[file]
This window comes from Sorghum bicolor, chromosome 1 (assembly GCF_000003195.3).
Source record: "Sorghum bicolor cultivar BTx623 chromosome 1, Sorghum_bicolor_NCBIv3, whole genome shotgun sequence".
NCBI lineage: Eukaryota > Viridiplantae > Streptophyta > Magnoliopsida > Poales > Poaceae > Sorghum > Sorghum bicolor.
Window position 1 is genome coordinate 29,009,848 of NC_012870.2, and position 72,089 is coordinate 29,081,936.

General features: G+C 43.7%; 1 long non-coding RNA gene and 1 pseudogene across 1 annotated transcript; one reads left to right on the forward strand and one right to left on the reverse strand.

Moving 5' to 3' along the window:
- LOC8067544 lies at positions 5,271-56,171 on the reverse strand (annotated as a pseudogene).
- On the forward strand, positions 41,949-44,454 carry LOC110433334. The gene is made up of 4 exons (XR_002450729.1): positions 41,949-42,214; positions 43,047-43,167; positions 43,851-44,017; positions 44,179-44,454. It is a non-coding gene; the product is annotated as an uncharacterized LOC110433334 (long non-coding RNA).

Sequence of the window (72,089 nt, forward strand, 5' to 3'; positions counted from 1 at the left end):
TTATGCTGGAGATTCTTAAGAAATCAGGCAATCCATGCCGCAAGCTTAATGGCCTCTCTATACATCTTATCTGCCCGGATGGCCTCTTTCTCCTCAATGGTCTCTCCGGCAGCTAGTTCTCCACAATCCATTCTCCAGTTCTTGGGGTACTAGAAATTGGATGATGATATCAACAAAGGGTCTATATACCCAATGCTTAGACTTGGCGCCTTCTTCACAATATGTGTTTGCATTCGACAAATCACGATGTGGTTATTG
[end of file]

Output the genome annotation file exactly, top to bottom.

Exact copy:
This window comes from Sorghum bicolor, chromosome 1 (assembly GCF_000003195.3).
Source record: "Sorghum bicolor cultivar BTx623 chromosome 1, Sorghum_bicolor_NCBIv3, whole genome shotgun sequence".
NCBI lineage: Eukaryota > Viridiplantae > Streptophyta > Magnoliopsida > Poales > Poaceae > Sorghum > Sorghum bicolor.
Window position 1 is genome coordinate 29,009,848 of NC_012870.2, and position 72,089 is coordinate 29,081,936.

General features: G+C 43.7%; 1 long non-coding RNA gene and 1 pseudogene across 1 annotated transcript; one reads left to right on the forward strand and one right to left on the reverse strand.

Moving 5' to 3' along the window:
- LOC8067544 lies at positions 5,271-56,171 on the reverse strand (annotated as a pseudogene).
- On the forward strand, positions 41,949-44,454 carry LOC110433334. The gene is made up of 4 exons (XR_002450729.1): positions 41,949-42,214; positions 43,047-43,167; positions 43,851-44,017; positions 44,179-44,454. It is a non-coding gene; the product is annotated as an uncharacterized LOC110433334 (long non-coding RNA).

Sequence of the window (72,089 nt, forward strand, 5' to 3'; positions counted from 1 at the left end):
TTATGCTGGAGATTCTTAAGAAATCAGGCAATCCATGCCGCAAGCTTAATGGCCTCTCTATACATCTTATCTGCCCGGATGGCCTCTTTCTCCTCAATGGTCTCTCCGGCAGCTAGTTCTCCACAATCCATTCTCCAGTTCTTGGGGTACTAGAAATTGGATGATGATATCAACAAAGGGTCTATATACCCAATGCTTAGACTTGGCGCCTTCTTCACAATATGTGTTTGCATTCGACAAATCACGATGTGGTTATTG